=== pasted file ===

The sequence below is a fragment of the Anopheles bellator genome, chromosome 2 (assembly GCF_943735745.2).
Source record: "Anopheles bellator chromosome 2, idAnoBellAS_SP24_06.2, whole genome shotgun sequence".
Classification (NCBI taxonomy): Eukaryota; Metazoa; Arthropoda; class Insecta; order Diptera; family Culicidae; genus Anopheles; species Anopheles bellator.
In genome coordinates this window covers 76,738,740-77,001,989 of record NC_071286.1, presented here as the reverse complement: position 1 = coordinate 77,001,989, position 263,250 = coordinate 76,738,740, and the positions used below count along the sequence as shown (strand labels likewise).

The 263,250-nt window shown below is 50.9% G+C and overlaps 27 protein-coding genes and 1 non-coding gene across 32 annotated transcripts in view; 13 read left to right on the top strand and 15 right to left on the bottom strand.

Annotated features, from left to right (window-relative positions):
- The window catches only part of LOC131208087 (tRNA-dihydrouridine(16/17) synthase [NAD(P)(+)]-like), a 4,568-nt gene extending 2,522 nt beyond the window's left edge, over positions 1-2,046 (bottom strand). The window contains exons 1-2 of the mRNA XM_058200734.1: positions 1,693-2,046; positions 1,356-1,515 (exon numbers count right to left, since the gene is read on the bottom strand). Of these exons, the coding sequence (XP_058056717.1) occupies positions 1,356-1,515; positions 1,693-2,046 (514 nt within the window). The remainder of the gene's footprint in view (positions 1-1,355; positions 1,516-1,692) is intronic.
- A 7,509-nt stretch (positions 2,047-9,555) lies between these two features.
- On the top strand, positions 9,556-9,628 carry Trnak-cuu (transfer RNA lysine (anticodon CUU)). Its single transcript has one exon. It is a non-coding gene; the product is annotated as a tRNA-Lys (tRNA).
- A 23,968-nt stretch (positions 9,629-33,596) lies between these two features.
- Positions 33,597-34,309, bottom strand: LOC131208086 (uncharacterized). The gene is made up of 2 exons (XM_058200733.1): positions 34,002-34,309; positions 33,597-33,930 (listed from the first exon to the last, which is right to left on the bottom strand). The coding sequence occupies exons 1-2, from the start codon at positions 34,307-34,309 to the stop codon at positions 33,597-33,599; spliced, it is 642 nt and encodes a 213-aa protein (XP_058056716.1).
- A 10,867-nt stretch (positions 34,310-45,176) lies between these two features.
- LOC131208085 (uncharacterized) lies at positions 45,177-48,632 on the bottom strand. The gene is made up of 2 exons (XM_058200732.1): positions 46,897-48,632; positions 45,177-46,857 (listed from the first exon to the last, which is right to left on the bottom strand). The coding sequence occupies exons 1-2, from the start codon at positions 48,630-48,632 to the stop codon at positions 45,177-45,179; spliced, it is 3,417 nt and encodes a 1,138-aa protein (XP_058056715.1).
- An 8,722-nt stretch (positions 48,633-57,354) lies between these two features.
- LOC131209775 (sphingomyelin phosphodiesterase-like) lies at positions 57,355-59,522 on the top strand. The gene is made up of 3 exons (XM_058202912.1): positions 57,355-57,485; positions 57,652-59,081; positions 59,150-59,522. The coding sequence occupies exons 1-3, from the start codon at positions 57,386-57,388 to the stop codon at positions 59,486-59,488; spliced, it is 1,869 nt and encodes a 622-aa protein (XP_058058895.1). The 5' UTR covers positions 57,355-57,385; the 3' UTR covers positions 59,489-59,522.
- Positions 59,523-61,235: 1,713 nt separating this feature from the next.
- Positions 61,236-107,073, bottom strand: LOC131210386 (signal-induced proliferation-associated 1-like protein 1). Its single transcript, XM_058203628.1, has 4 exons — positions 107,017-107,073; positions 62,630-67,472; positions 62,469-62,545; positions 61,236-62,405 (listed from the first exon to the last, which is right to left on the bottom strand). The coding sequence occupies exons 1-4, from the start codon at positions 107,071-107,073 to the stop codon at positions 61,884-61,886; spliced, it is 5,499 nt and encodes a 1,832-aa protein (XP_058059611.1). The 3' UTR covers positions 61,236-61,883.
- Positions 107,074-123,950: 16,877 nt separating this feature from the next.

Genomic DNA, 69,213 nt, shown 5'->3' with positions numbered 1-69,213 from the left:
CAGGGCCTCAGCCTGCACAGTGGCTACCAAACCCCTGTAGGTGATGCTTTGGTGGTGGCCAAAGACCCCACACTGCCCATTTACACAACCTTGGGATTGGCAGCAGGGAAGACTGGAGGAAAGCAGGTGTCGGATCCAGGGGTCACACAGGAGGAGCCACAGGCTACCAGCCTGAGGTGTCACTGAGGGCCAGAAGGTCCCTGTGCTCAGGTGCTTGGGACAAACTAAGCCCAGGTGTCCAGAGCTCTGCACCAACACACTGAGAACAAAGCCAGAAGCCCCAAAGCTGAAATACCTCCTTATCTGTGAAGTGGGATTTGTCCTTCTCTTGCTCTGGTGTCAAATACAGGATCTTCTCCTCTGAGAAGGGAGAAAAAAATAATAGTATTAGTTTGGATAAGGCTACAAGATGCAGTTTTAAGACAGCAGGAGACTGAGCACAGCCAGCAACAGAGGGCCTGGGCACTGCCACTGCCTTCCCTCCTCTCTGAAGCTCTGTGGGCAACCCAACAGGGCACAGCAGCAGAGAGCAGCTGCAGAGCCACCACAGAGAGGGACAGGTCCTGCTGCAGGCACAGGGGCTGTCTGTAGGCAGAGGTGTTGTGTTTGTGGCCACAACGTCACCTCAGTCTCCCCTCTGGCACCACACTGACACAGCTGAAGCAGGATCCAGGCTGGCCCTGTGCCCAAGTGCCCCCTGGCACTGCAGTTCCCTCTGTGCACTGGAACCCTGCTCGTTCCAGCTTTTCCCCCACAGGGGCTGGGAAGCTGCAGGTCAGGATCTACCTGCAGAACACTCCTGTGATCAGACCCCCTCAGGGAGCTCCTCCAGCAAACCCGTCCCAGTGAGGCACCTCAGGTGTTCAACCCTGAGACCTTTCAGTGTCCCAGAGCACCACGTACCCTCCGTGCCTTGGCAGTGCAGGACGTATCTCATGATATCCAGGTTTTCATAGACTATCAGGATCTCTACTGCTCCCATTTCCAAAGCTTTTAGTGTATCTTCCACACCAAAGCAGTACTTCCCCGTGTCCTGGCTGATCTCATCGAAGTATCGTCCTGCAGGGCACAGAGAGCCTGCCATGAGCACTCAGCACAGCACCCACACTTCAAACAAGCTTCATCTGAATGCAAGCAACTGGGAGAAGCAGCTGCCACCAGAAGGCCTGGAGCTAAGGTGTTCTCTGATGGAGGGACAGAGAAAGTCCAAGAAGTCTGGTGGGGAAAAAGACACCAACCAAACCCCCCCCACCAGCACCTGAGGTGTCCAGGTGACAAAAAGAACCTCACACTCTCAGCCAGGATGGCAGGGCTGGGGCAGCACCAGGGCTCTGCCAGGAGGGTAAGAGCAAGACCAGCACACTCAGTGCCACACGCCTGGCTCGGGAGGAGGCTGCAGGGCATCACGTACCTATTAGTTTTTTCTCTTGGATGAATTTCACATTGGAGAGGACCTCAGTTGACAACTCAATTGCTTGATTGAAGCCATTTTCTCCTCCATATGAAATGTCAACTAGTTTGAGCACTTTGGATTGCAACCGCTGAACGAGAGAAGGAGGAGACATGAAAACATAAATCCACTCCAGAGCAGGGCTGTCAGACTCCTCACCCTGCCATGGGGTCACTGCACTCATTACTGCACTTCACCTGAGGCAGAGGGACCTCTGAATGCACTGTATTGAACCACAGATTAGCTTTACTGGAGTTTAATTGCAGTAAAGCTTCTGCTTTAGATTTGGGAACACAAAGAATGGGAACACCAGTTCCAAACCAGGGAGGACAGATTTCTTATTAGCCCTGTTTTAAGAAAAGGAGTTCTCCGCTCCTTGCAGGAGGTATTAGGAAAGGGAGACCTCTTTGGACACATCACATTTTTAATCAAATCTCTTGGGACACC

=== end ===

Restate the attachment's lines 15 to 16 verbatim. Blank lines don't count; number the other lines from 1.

- LOC131209775 (sphingomyelin phosphodiesterase-like) lies at positions 57,355-59,522 on the top strand. The gene is made up of 3 exons (XM_058202912.1): positions 57,355-57,485; positions 57,652-59,081; positions 59,150-59,522. The coding sequence occupies exons 1-3, from the start codon at positions 57,386-57,388 to the stop codon at positions 59,486-59,488; spliced, it is 1,869 nt and encodes a 622-aa protein (XP_058058895.1). The 5' UTR covers positions 57,355-57,385; the 3' UTR covers positions 59,489-59,522.
- Positions 59,523-61,235: 1,713 nt separating this feature from the next.